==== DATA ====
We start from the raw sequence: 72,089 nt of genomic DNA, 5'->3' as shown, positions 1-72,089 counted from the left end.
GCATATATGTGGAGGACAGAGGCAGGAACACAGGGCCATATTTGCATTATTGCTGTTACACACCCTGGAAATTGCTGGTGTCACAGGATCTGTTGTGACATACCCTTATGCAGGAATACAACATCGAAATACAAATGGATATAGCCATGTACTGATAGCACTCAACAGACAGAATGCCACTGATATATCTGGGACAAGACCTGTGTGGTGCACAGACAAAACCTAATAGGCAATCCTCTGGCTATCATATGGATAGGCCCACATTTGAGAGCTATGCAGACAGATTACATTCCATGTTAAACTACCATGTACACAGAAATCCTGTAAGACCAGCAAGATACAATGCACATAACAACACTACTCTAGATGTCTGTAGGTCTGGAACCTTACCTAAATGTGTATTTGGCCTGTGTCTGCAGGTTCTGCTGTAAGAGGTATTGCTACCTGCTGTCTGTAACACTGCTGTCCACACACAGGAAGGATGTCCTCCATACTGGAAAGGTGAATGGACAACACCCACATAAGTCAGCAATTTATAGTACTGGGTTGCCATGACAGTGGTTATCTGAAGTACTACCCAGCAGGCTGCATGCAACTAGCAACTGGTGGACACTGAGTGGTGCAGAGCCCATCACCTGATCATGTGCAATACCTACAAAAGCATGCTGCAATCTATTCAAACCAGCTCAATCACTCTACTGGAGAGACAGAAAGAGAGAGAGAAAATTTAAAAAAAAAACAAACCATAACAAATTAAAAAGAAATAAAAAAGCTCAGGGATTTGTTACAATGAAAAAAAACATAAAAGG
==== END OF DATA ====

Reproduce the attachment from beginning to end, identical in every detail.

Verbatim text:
We start from the raw sequence: 72,089 nt of genomic DNA, 5'->3' as shown, positions 1-72,089 counted from the left end.
GCATATATGTGGAGGACAGAGGCAGGAACACAGGGCCATATTTGCATTATTGCTGTTACACACCCTGGAAATTGCTGGTGTCACAGGATCTGTTGTGACATACCCTTATGCAGGAATACAACATCGAAATACAAATGGATATAGCCATGTACTGATAGCACTCAACAGACAGAATGCCACTGATATATCTGGGACAAGACCTGTGTGGTGCACAGACAAAACCTAATAGGCAATCCTCTGGCTATCATATGGATAGGCCCACATTTGAGAGCTATGCAGACAGATTACATTCCATGTTAAACTACCATGTACACAGAAATCCTGTAAGACCAGCAAGATACAATGCACATAACAACACTACTCTAGATGTCTGTAGGTCTGGAACCTTACCTAAATGTGTATTTGGCCTGTGTCTGCAGGTTCTGCTGTAAGAGGTATTGCTACCTGCTGTCTGTAACACTGCTGTCCACACACAGGAAGGATGTCCTCCATACTGGAAAGGTGAATGGACAACACCCACATAAGTCAGCAATTTATAGTACTGGGTTGCCATGACAGTGGTTATCTGAAGTACTACCCAGCAGGCTGCATGCAACTAGCAACTGGTGGACACTGAGTGGTGCAGAGCCCATCACCTGATCATGTGCAATACCTACAAAAGCATGCTGCAATCTATTCAAACCAGCTCAATCACTCTACTGGAGAGACAGAAAGAGAGAGAGAAAATTTAAAAAAAAAACAAACCATAACAAATTAAAAAGAAATAAAAAAGCTCAGGGATTTGTTACAATGAAAAAAAACATAAAAGG